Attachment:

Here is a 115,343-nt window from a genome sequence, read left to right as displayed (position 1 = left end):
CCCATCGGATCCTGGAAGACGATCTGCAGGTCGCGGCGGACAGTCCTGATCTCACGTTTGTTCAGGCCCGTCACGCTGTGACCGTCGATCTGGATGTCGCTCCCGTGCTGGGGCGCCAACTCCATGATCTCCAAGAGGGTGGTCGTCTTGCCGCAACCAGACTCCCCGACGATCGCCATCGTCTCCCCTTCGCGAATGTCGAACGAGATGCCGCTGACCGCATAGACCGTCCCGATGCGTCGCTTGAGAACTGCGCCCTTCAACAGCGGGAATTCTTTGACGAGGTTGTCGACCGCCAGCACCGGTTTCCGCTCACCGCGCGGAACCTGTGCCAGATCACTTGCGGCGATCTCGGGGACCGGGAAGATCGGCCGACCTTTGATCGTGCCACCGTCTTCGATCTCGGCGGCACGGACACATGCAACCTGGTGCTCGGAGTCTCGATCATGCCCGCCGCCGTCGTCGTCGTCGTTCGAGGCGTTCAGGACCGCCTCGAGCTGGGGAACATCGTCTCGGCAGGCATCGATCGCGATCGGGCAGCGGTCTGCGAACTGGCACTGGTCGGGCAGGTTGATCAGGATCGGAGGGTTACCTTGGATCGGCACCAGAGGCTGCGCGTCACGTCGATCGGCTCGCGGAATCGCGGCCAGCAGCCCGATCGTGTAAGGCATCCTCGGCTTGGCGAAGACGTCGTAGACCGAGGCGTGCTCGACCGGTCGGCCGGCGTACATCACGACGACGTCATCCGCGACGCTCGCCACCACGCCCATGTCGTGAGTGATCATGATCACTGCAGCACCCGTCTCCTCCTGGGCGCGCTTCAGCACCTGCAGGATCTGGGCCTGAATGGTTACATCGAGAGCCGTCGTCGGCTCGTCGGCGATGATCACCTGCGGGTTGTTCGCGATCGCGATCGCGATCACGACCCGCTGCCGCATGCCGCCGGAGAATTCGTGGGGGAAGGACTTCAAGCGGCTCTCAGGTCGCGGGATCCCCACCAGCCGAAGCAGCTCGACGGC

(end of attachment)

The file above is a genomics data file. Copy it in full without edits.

Here is a 115,343-nt window from a genome sequence, read left to right as displayed (position 1 = left end):
CCCATCGGATCCTGGAAGACGATCTGCAGGTCGCGGCGGACAGTCCTGATCTCACGTTTGTTCAGGCCCGTCACGCTGTGACCGTCGATCTGGATGTCGCTCCCGTGCTGGGGCGCCAACTCCATGATCTCCAAGAGGGTGGTCGTCTTGCCGCAACCAGACTCCCCGACGATCGCCATCGTCTCCCCTTCGCGAATGTCGAACGAGATGCCGCTGACCGCATAGACCGTCCCGATGCGTCGCTTGAGAACTGCGCCCTTCAACAGCGGGAATTCTTTGACGAGGTTGTCGACCGCCAGCACCGGTTTCCGCTCACCGCGCGGAACCTGTGCCAGATCACTTGCGGCGATCTCGGGGACCGGGAAGATCGGCCGACCTTTGATCGTGCCACCGTCTTCGATCTCGGCGGCACGGACACATGCAACCTGGTGCTCGGAGTCTCGATCATGCCCGCCGCCGTCGTCGTCGTCGTTCGAGGCGTTCAGGACCGCCTCGAGCTGGGGAACATCGTCTCGGCAGGCATCGATCGCGATCGGGCAGCGGTCTGCGAACTGGCACTGGTCGGGCAGGTTGATCAGGATCGGAGGGTTACCTTGGATCGGCACCAGAGGCTGCGCGTCACGTCGATCGGCTCGCGGAATCGCGGCCAGCAGCCCGATCGTGTAAGGCATCCTCGGCTTGGCGAAGACGTCGTAGACCGAGGCGTGCTCGACCGGTCGGCCGGCGTACATCACGACGACGTCATCCGCGACGCTCGCCACCACGCCCATGTCGTGAGTGATCATGATCACTGCAGCACCCGTCTCCTCCTGGGCGCGCTTCAGCACCTGCAGGATCTGGGCCTGAATGGTTACATCGAGAGCCGTCGTCGGCTCGTCGGCGATGATCACCTGCGGGTTGTTCGCGATCGCGATCGCGATCACGACCCGCTGCCGCATGCCGCCGGAGAATTCGTGGGGGAAGGACTTCAAGCGGCTCTCAGGTCGCGGGATCCCCACCAGCCGAAGCAGCTCGACGGC